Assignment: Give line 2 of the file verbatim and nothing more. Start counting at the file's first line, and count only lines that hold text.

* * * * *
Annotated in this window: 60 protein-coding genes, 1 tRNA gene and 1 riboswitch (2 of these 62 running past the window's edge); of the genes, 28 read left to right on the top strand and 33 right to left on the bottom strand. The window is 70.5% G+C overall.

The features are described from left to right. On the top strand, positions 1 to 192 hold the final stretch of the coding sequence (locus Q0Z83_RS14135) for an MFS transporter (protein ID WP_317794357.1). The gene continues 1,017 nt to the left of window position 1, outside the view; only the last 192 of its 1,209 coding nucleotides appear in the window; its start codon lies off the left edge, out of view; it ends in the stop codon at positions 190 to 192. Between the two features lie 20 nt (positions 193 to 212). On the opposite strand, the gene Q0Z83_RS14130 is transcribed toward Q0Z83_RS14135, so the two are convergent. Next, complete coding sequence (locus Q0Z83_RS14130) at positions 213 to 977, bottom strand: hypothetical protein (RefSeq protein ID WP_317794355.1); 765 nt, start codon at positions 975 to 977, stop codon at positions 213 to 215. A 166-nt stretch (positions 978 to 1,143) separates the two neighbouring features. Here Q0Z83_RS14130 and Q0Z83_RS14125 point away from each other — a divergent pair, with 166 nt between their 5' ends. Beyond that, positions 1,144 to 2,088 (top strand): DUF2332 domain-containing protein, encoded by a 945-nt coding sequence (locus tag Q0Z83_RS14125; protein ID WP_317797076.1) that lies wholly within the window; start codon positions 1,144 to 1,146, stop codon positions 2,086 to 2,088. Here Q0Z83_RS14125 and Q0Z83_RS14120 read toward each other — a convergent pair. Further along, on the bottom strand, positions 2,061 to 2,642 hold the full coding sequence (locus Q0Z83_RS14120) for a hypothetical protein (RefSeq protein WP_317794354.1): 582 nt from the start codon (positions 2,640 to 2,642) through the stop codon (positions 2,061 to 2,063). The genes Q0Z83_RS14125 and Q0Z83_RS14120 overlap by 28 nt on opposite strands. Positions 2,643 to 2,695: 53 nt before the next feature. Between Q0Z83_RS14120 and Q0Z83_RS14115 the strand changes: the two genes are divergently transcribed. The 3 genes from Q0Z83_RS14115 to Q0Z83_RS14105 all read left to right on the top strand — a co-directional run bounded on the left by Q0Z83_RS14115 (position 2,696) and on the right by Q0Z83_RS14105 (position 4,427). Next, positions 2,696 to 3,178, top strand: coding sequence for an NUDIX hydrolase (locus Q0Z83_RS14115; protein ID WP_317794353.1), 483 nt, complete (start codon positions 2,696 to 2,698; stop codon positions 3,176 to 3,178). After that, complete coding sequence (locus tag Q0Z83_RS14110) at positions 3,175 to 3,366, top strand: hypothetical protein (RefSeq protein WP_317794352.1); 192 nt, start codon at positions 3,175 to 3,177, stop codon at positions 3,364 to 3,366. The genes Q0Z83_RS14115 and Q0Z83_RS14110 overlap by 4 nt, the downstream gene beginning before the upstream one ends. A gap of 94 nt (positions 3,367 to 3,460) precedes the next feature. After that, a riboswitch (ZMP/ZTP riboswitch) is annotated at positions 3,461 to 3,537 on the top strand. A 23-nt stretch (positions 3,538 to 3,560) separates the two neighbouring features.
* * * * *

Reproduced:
The features are described from left to right. On the top strand, positions 1 to 192 hold the final stretch of the coding sequence (locus Q0Z83_RS14135) for an MFS transporter (protein ID WP_317794357.1). The gene continues 1,017 nt to the left of window position 1, outside the view; only the last 192 of its 1,209 coding nucleotides appear in the window; its start codon lies off the left edge, out of view; it ends in the stop codon at positions 190 to 192. Between the two features lie 20 nt (positions 193 to 212). On the opposite strand, the gene Q0Z83_RS14130 is transcribed toward Q0Z83_RS14135, so the two are convergent. Next, complete coding sequence (locus Q0Z83_RS14130) at positions 213 to 977, bottom strand: hypothetical protein (RefSeq protein ID WP_317794355.1); 765 nt, start codon at positions 975 to 977, stop codon at positions 213 to 215. A 166-nt stretch (positions 978 to 1,143) separates the two neighbouring features. Here Q0Z83_RS14130 and Q0Z83_RS14125 point away from each other — a divergent pair, with 166 nt between their 5' ends. Beyond that, positions 1,144 to 2,088 (top strand): DUF2332 domain-containing protein, encoded by a 945-nt coding sequence (locus tag Q0Z83_RS14125; protein ID WP_317797076.1) that lies wholly within the window; start codon positions 1,144 to 1,146, stop codon positions 2,086 to 2,088. Here Q0Z83_RS14125 and Q0Z83_RS14120 read toward each other — a convergent pair. Further along, on the bottom strand, positions 2,061 to 2,642 hold the full coding sequence (locus Q0Z83_RS14120) for a hypothetical protein (RefSeq protein WP_317794354.1): 582 nt from the start codon (positions 2,640 to 2,642) through the stop codon (positions 2,061 to 2,063). The genes Q0Z83_RS14125 and Q0Z83_RS14120 overlap by 28 nt on opposite strands. Positions 2,643 to 2,695: 53 nt before the next feature. Between Q0Z83_RS14120 and Q0Z83_RS14115 the strand changes: the two genes are divergently transcribed. The 3 genes from Q0Z83_RS14115 to Q0Z83_RS14105 all read left to right on the top strand — a co-directional run bounded on the left by Q0Z83_RS14115 (position 2,696) and on the right by Q0Z83_RS14105 (position 4,427). Next, positions 2,696 to 3,178, top strand: coding sequence for an NUDIX hydrolase (locus Q0Z83_RS14115; protein ID WP_317794353.1), 483 nt, complete (start codon positions 2,696 to 2,698; stop codon positions 3,176 to 3,178). After that, complete coding sequence (locus tag Q0Z83_RS14110) at positions 3,175 to 3,366, top strand: hypothetical protein (RefSeq protein WP_317794352.1); 192 nt, start codon at positions 3,175 to 3,177, stop codon at positions 3,364 to 3,366. The genes Q0Z83_RS14115 and Q0Z83_RS14110 overlap by 4 nt, the downstream gene beginning before the upstream one ends. A gap of 94 nt (positions 3,367 to 3,460) precedes the next feature. After that, a riboswitch (ZMP/ZTP riboswitch) is annotated at positions 3,461 to 3,537 on the top strand. A 23-nt stretch (positions 3,538 to 3,560) separates the two neighbouring features.